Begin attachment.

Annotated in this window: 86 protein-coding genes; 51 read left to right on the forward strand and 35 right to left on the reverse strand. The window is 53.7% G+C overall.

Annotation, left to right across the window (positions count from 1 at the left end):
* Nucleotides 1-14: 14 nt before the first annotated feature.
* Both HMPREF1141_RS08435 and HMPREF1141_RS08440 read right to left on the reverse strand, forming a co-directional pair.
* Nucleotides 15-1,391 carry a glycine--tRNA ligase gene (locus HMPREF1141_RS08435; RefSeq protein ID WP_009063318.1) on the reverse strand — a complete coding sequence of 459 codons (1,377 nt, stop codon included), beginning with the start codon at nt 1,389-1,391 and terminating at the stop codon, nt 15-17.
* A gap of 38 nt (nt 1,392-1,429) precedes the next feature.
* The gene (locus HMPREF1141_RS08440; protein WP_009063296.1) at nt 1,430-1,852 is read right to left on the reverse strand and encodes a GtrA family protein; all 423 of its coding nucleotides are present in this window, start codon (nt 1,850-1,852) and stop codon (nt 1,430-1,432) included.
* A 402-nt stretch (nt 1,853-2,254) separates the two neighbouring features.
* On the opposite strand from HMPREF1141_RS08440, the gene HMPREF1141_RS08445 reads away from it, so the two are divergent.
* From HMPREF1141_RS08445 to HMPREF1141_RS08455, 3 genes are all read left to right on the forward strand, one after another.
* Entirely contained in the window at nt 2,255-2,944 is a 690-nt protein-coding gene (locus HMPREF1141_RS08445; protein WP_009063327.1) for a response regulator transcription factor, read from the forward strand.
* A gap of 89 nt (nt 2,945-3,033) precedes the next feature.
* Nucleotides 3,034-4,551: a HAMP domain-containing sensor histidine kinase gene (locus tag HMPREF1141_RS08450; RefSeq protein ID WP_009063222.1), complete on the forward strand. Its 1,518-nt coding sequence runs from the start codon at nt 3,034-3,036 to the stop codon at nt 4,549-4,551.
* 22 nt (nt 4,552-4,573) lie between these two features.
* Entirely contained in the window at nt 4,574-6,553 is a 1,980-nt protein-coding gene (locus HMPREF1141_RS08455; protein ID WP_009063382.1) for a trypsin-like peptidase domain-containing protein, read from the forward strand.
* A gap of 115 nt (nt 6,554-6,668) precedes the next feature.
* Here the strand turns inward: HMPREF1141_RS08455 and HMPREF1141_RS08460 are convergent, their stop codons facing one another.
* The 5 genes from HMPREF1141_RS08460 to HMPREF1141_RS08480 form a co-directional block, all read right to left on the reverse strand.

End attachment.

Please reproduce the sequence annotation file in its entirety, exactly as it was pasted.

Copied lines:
Annotated in this window: 86 protein-coding genes; 51 read left to right on the forward strand and 35 right to left on the reverse strand. The window is 53.7% G+C overall.

Annotation, left to right across the window (positions count from 1 at the left end):
* Nucleotides 1-14: 14 nt before the first annotated feature.
* Both HMPREF1141_RS08435 and HMPREF1141_RS08440 read right to left on the reverse strand, forming a co-directional pair.
* Nucleotides 15-1,391 carry a glycine--tRNA ligase gene (locus HMPREF1141_RS08435; RefSeq protein ID WP_009063318.1) on the reverse strand — a complete coding sequence of 459 codons (1,377 nt, stop codon included), beginning with the start codon at nt 1,389-1,391 and terminating at the stop codon, nt 15-17.
* A gap of 38 nt (nt 1,392-1,429) precedes the next feature.
* The gene (locus HMPREF1141_RS08440; protein WP_009063296.1) at nt 1,430-1,852 is read right to left on the reverse strand and encodes a GtrA family protein; all 423 of its coding nucleotides are present in this window, start codon (nt 1,850-1,852) and stop codon (nt 1,430-1,432) included.
* A 402-nt stretch (nt 1,853-2,254) separates the two neighbouring features.
* On the opposite strand from HMPREF1141_RS08440, the gene HMPREF1141_RS08445 reads away from it, so the two are divergent.
* From HMPREF1141_RS08445 to HMPREF1141_RS08455, 3 genes are all read left to right on the forward strand, one after another.
* Entirely contained in the window at nt 2,255-2,944 is a 690-nt protein-coding gene (locus HMPREF1141_RS08445; protein WP_009063327.1) for a response regulator transcription factor, read from the forward strand.
* A gap of 89 nt (nt 2,945-3,033) precedes the next feature.
* Nucleotides 3,034-4,551: a HAMP domain-containing sensor histidine kinase gene (locus tag HMPREF1141_RS08450; RefSeq protein ID WP_009063222.1), complete on the forward strand. Its 1,518-nt coding sequence runs from the start codon at nt 3,034-3,036 to the stop codon at nt 4,549-4,551.
* 22 nt (nt 4,552-4,573) lie between these two features.
* Entirely contained in the window at nt 4,574-6,553 is a 1,980-nt protein-coding gene (locus HMPREF1141_RS08455; protein ID WP_009063382.1) for a trypsin-like peptidase domain-containing protein, read from the forward strand.
* A gap of 115 nt (nt 6,554-6,668) precedes the next feature.
* Here the strand turns inward: HMPREF1141_RS08455 and HMPREF1141_RS08460 are convergent, their stop codons facing one another.
* The 5 genes from HMPREF1141_RS08460 to HMPREF1141_RS08480 form a co-directional block, all read right to left on the reverse strand.